Monday, 22 May 2017

Fresh water is not a public good

The title to this post is deliberately provocative, but also entirely accurate. Fresh water has been in the news quite a bit recently, including this article by Kirsty Johnston in the New Zealand Herald today. Johnston writes:
Currently, common law dictates that naturally-flowing freshwater is treated as a public good, or that "no one owns the water".
By definition, a public good is a good that is non-rival (where one person using them doesn’t reduce the amount of the good that is available for everyone else) and non-excludable (where the goods are available to everyone if they are available to anyone). It is the first of these that is clearly not true for fresh water, and this should be clear from the first three paragraphs of Johnston's article:
It was the summer of 1983 when Poroti Springs first ran dry. The watercress stopped growing, the eels disappeared and the koura died, unable to survive as their habitat turned to dust.
Local hapu, the kaitiaki of the sacred Northland springs, were dismayed at the near-extinction of its mauri, or life-force, and the loss of their traditional food source.
The culprit? The Whangarei City Council, who, unable to get to the springhead because it was on Maori land, had drilled directly into the aquifer upstream and sucked up so much water for the town supply, the seemingly endless flow ran out.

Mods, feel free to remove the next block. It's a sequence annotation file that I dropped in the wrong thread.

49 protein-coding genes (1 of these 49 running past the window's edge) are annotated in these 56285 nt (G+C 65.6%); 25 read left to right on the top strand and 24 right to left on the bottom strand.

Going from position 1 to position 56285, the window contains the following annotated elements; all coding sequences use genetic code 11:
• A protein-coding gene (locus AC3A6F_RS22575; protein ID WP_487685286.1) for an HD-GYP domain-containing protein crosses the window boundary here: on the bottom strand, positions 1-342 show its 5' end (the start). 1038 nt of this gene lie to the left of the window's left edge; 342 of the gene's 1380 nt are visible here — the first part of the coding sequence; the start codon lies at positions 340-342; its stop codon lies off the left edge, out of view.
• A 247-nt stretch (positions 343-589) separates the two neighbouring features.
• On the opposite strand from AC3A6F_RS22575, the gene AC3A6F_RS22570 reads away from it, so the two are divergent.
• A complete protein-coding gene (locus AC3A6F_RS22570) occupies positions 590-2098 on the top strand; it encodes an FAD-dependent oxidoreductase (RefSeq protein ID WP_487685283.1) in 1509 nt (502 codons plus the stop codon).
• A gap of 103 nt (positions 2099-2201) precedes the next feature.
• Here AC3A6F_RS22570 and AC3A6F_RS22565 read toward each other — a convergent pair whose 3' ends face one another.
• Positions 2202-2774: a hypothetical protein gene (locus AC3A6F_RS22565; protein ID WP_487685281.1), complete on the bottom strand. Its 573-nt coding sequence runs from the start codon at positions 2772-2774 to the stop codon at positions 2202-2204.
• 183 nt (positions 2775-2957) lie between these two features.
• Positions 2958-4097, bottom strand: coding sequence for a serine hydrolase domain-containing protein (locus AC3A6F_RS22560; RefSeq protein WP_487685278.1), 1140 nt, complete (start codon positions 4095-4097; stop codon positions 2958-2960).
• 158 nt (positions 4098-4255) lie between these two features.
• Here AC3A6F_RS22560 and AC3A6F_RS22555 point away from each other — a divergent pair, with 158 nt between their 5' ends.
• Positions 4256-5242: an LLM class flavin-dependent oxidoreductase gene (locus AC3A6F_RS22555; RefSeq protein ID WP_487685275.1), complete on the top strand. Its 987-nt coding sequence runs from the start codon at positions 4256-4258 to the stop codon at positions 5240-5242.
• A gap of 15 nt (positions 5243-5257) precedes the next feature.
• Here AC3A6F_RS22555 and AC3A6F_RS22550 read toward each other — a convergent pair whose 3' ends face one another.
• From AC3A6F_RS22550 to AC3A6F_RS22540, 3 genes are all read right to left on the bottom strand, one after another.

Whangarei City Council drew water from the aquifer, and that left less water available further downstream - fresh water is a rival good, not a non-rival good. Goods that are rival and non-excludable are common resources. They are vulnerable to the Tragedy of the Commons, a problem that was first described by William Forster Lloyd in 1833, but was brought to modern attention by Garrett Hardin's 1968 article of that title published in the journal Science.

The problem with fresh water is that all users together (as a group) have an incentive to reduce the amount of water drawn from an aquifer (so that it doesn't run dry). However, no individual user has an incentive to reduce the amount of water they draw by themselves, because the cost of their action is spread over all the water users.

The first problem with the current regime is that many water catchments are clearly over-allocated, or else they wouldn't run dry. Over-allocation of water also has negative consequences for water quality.

One solution for common resources is to make them excludable, i.e. making them not available to everyone. That's what the water usage permits that regional councils issue under the Resource Management Act are designed to achieve. However, giving the permits away for nothing (or next to nothing) is clearly crazy. Johnston writes:
Figures obtained by the Herald found there are now 73 companies with consent to take up to 23 billion litres a year, for an average annual fee of just $200 each.
On a volume basis, that works out at one third of a cent per cubic metres of water (1000 litres). In comparison, an Auckland ratepayer is charged $1.40 per cubic litre [sic] by council, with the rest of the country paying anywhere from 70 cents to $3 to tap into their local supply.